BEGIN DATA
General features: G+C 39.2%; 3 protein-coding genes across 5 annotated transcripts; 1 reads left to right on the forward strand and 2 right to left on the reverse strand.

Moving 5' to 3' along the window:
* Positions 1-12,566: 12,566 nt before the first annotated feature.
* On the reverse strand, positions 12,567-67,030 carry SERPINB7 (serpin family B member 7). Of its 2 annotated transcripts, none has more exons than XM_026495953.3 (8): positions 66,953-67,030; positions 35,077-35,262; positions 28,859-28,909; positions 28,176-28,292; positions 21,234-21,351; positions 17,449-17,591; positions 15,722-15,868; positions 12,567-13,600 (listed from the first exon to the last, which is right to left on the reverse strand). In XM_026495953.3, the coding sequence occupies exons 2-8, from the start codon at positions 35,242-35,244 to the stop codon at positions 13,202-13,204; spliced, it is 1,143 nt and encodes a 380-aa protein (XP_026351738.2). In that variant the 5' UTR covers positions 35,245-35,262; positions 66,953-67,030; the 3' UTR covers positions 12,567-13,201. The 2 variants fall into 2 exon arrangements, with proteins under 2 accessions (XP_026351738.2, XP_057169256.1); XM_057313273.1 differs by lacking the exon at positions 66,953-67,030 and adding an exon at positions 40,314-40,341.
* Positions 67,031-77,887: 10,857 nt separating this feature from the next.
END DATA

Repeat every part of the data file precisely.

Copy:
General features: G+C 39.2%; 3 protein-coding genes across 5 annotated transcripts; 1 reads left to right on the forward strand and 2 right to left on the reverse strand.

Moving 5' to 3' along the window:
* Positions 1-12,566: 12,566 nt before the first annotated feature.
* On the reverse strand, positions 12,567-67,030 carry SERPINB7 (serpin family B member 7). Of its 2 annotated transcripts, none has more exons than XM_026495953.3 (8): positions 66,953-67,030; positions 35,077-35,262; positions 28,859-28,909; positions 28,176-28,292; positions 21,234-21,351; positions 17,449-17,591; positions 15,722-15,868; positions 12,567-13,600 (listed from the first exon to the last, which is right to left on the reverse strand). In XM_026495953.3, the coding sequence occupies exons 2-8, from the start codon at positions 35,242-35,244 to the stop codon at positions 13,202-13,204; spliced, it is 1,143 nt and encodes a 380-aa protein (XP_026351738.2). In that variant the 5' UTR covers positions 35,245-35,262; positions 66,953-67,030; the 3' UTR covers positions 12,567-13,201. The 2 variants fall into 2 exon arrangements, with proteins under 2 accessions (XP_026351738.2, XP_057169256.1); XM_057313273.1 differs by lacking the exon at positions 66,953-67,030 and adding an exon at positions 40,314-40,341.
* Positions 67,031-77,887: 10,857 nt separating this feature from the next.